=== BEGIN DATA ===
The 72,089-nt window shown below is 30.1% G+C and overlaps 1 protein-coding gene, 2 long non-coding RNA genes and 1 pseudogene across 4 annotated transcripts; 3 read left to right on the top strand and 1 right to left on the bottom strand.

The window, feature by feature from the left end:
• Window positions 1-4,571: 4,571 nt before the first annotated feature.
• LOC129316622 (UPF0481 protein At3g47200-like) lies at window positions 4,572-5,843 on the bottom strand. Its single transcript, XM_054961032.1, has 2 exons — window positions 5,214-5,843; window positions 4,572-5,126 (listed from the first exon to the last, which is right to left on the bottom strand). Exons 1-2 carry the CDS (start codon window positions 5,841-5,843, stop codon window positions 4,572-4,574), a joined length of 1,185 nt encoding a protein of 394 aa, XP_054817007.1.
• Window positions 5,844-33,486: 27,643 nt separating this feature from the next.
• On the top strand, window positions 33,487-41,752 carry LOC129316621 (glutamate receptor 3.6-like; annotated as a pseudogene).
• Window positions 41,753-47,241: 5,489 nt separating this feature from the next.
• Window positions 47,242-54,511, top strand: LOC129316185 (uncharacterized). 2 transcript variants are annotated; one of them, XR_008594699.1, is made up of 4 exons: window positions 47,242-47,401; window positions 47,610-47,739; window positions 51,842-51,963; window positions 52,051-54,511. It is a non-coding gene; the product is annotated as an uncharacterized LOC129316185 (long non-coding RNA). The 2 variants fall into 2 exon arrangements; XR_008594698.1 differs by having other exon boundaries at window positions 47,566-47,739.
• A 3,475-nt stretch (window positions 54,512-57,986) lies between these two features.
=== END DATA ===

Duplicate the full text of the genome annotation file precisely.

The 72,089-nt window shown below is 30.1% G+C and overlaps 1 protein-coding gene, 2 long non-coding RNA genes and 1 pseudogene across 4 annotated transcripts; 3 read left to right on the top strand and 1 right to left on the bottom strand.

The window, feature by feature from the left end:
• Window positions 1-4,571: 4,571 nt before the first annotated feature.
• LOC129316622 (UPF0481 protein At3g47200-like) lies at window positions 4,572-5,843 on the bottom strand. Its single transcript, XM_054961032.1, has 2 exons — window positions 5,214-5,843; window positions 4,572-5,126 (listed from the first exon to the last, which is right to left on the bottom strand). Exons 1-2 carry the CDS (start codon window positions 5,841-5,843, stop codon window positions 4,572-4,574), a joined length of 1,185 nt encoding a protein of 394 aa, XP_054817007.1.
• Window positions 5,844-33,486: 27,643 nt separating this feature from the next.
• On the top strand, window positions 33,487-41,752 carry LOC129316621 (glutamate receptor 3.6-like; annotated as a pseudogene).
• Window positions 41,753-47,241: 5,489 nt separating this feature from the next.
• Window positions 47,242-54,511, top strand: LOC129316185 (uncharacterized). 2 transcript variants are annotated; one of them, XR_008594699.1, is made up of 4 exons: window positions 47,242-47,401; window positions 47,610-47,739; window positions 51,842-51,963; window positions 52,051-54,511. It is a non-coding gene; the product is annotated as an uncharacterized LOC129316185 (long non-coding RNA). The 2 variants fall into 2 exon arrangements; XR_008594698.1 differs by having other exon boundaries at window positions 47,566-47,739.
• A 3,475-nt stretch (window positions 54,512-57,986) lies between these two features.